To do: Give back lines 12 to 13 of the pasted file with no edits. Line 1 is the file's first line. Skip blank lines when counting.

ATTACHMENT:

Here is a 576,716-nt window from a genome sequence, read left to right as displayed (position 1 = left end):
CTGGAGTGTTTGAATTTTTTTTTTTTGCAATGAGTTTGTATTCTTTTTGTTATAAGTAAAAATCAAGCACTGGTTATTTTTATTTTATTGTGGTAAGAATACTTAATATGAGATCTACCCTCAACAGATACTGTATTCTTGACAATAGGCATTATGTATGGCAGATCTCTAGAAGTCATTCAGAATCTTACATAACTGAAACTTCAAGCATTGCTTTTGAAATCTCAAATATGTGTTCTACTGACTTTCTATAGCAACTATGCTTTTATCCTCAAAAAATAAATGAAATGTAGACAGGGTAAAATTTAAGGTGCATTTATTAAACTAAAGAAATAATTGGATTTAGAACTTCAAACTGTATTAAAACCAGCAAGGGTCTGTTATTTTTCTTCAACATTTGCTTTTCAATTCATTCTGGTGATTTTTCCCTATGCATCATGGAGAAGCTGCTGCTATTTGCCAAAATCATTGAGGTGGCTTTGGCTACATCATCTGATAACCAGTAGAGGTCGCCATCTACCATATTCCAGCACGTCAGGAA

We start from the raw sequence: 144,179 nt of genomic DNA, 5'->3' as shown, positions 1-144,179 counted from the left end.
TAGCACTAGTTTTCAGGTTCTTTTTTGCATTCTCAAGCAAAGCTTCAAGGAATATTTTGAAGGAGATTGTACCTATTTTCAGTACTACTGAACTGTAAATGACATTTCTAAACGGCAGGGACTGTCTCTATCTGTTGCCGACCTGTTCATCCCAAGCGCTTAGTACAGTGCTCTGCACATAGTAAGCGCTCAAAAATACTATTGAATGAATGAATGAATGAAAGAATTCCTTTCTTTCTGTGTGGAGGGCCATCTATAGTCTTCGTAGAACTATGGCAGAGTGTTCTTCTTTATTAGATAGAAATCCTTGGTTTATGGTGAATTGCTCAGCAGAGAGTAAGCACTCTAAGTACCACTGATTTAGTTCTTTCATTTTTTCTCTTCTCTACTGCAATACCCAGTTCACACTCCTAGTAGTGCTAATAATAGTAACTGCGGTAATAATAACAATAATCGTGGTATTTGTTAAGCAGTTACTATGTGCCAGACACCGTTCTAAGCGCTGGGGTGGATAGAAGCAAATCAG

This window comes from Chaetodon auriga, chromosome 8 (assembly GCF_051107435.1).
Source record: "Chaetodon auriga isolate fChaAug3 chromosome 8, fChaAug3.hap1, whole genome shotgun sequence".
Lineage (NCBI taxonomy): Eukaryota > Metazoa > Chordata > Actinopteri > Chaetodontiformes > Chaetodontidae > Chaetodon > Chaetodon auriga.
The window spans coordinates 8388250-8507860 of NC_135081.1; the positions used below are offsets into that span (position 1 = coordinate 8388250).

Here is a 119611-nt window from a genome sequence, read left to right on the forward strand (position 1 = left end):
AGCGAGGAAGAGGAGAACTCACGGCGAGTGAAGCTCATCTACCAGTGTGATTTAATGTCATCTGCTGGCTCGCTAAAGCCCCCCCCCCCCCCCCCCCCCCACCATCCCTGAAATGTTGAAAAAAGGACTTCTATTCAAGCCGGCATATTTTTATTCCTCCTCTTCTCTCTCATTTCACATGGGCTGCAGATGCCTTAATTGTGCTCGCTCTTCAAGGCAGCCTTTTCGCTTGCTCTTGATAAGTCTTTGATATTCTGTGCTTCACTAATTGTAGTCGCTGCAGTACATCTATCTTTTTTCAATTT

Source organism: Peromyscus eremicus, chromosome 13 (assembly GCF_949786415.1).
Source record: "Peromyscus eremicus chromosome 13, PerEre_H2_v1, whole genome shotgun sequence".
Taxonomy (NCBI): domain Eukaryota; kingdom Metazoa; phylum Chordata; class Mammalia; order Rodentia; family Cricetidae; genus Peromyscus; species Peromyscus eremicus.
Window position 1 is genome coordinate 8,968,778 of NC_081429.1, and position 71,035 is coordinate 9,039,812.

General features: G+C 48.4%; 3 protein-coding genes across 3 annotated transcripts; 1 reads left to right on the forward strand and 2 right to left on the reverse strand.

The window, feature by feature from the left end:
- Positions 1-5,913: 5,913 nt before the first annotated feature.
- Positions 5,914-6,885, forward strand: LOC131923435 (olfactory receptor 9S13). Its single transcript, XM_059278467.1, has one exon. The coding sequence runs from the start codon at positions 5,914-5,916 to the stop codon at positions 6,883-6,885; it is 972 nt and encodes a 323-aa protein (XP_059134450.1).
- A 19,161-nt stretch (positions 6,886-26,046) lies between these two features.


Source record: "Peromyscus eremicus chromosome 13, PerEre_H2_v1, whole genome shotgun sequence".
Taxonomy (NCBI): domain Eukaryota; kingdom Metazoa; phylum Chordata; class Mammalia; order Rodentia; family Cricetidae; genus Peromyscus; species Peromyscus eremicus.